Few authors are more synonymous with the holiday season than Charles Dickens, whose classic tale A Christmas Carol was written in 1843. The Huntington’s literary collections include about a thousand letters by Dickens, as well as first editions and handwritten drafts of literary manuscripts. In early 2010, a group of 35 additional letters, most of them unpublished, was acquired.
It was a exciting acquisition, as Sara S. “Sue” Hodson, curator of literary manuscripts at The Huntington, explains. “It is nearly unprecedented to find such an extensive group of Dickens letters available together from a private source. In 30 years as a curator, I have never before seen a collection like this offered.”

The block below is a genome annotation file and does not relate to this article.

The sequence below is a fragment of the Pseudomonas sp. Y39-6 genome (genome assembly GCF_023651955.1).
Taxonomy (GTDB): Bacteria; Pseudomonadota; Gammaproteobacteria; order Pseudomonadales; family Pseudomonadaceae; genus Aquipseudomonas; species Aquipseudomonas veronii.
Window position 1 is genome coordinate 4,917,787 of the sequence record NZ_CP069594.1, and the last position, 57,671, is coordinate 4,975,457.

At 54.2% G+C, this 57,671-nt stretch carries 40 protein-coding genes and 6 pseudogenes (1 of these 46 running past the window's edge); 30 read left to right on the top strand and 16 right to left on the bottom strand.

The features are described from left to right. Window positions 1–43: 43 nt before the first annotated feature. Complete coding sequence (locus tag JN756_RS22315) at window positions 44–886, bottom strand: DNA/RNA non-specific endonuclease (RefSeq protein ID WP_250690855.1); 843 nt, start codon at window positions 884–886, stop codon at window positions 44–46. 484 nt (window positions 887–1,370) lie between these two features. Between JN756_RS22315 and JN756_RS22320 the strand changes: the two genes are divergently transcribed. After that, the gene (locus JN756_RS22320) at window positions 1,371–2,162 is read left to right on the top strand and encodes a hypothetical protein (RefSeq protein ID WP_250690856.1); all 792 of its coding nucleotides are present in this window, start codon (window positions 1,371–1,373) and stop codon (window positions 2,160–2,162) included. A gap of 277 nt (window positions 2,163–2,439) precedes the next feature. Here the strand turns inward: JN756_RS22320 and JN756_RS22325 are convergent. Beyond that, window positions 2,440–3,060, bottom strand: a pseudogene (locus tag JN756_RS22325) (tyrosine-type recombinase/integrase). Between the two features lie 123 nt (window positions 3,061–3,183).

Written between 1838 and 1869, the letters include correspondence between Dickens and several individuals, among them the artist who illustrated his books, Hablot Knight Browne, better known as “Phiz.” In one of these, the author gives instructions about how a scene from the novel Nicholas Nickleby should be depicted. He writes, “The room is lighted by a skylight (if you show any window at all); of course it is not the show-room described in No. 3, though there may be a cap on a block and a dress on a stand if it would improve the sketch. N.B. Please to take care that Miss Knag is not like Miss La Creevy.”
In honor of the season, several of these manuscripts are on display through the month of December in the east foyer of the Library Exhibition Hall.
Lisa Blackburn is communications coordinator at The Huntington. Photos by Lisa Blackburn. © 2010 The Huntington.